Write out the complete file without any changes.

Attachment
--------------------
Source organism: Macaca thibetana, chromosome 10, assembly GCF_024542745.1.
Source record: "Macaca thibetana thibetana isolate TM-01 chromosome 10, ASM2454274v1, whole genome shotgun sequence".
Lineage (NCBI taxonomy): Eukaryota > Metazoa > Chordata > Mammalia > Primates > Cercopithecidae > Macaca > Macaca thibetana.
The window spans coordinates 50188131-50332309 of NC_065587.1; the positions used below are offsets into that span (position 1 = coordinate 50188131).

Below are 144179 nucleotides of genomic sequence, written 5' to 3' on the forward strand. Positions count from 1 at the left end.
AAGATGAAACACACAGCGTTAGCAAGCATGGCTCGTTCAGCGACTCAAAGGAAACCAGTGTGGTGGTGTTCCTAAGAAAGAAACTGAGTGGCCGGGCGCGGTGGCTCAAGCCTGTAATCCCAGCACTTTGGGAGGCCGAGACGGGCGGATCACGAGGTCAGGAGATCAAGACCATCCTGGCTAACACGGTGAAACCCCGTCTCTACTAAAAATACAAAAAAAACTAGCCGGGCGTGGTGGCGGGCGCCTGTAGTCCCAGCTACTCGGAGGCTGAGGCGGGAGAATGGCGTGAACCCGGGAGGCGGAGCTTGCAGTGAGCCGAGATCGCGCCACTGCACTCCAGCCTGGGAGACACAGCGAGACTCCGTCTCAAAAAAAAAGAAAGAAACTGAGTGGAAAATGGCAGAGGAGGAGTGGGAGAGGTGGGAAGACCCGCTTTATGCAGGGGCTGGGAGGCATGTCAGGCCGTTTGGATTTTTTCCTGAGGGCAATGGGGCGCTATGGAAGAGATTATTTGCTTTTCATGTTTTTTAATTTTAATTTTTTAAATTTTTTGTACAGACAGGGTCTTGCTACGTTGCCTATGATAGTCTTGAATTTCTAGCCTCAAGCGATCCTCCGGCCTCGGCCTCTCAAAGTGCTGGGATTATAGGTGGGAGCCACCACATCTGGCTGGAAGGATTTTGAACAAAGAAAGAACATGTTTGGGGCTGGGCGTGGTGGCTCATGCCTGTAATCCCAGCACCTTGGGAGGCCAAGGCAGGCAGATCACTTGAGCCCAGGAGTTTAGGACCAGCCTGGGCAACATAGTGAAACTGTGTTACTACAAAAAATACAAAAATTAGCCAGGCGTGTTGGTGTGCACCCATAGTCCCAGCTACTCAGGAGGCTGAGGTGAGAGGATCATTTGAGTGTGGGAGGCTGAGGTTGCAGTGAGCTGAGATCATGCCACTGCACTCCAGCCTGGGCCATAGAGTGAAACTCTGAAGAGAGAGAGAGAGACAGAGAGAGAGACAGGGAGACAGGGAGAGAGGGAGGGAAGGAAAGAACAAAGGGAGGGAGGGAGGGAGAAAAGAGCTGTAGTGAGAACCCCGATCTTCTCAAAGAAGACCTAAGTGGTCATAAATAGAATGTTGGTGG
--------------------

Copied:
Source organism: Macaca thibetana, chromosome 10, assembly GCF_024542745.1.
Source record: "Macaca thibetana thibetana isolate TM-01 chromosome 10, ASM2454274v1, whole genome shotgun sequence".
Lineage (NCBI taxonomy): Eukaryota > Metazoa > Chordata > Mammalia > Primates > Cercopithecidae > Macaca > Macaca thibetana.
The window spans coordinates 50188131-50332309 of NC_065587.1; the positions used below are offsets into that span (position 1 = coordinate 50188131).

Below are 144179 nucleotides of genomic sequence, written 5' to 3' on the forward strand. Positions count from 1 at the left end.
AAGATGAAACACACAGCGTTAGCAAGCATGGCTCGTTCAGCGACTCAAAGGAAACCAGTGTGGTGGTGTTCCTAAGAAAGAAACTGAGTGGCCGGGCGCGGTGGCTCAAGCCTGTAATCCCAGCACTTTGGGAGGCCGAGACGGGCGGATCACGAGGTCAGGAGATCAAGACCATCCTGGCTAACACGGTGAAACCCCGTCTCTACTAAAAATACAAAAAAAACTAGCCGGGCGTGGTGGCGGGCGCCTGTAGTCCCAGCTACTCGGAGGCTGAGGCGGGAGAATGGCGTGAACCCGGGAGGCGGAGCTTGCAGTGAGCCGAGATCGCGCCACTGCACTCCAGCCTGGGAGACACAGCGAGACTCCGTCTCAAAAAAAAAGAAAGAAACTGAGTGGAAAATGGCAGAGGAGGAGTGGGAGAGGTGGGAAGACCCGCTTTATGCAGGGGCTGGGAGGCATGTCAGGCCGTTTGGATTTTTTCCTGAGGGCAATGGGGCGCTATGGAAGAGATTATTTGCTTTTCATGTTTTTTAATTTTAATTTTTTAAATTTTTTGTACAGACAGGGTCTTGCTACGTTGCCTATGATAGTCTTGAATTTCTAGCCTCAAGCGATCCTCCGGCCTCGGCCTCTCAAAGTGCTGGGATTATAGGTGGGAGCCACCACATCTGGCTGGAAGGATTTTGAACAAAGAAAGAACATGTTTGGGGCTGGGCGTGGTGGCTCATGCCTGTAATCCCAGCACCTTGGGAGGCCAAGGCAGGCAGATCACTTGAGCCCAGGAGTTTAGGACCAGCCTGGGCAACATAGTGAAACTGTGTTACTACAAAAAATACAAAAATTAGCCAGGCGTGTTGGTGTGCACCCATAGTCCCAGCTACTCAGGAGGCTGAGGTGAGAGGATCATTTGAGTGTGGGAGGCTGAGGTTGCAGTGAGCTGAGATCATGCCACTGCACTCCAGCCTGGGCCATAGAGTGAAACTCTGAAGAGAGAGAGAGAGACAGAGAGAGAGACAGGGAGACAGGGAGAGAGGGAGGGAAGGAAAGAACAAAGGGAGGGAGGGAGGGAGAAAAGAGCTGTAGTGAGAACCCCGATCTTCTCAAAGAAGACCTAAGTGGTCATAAATAGAATGTTGGTGG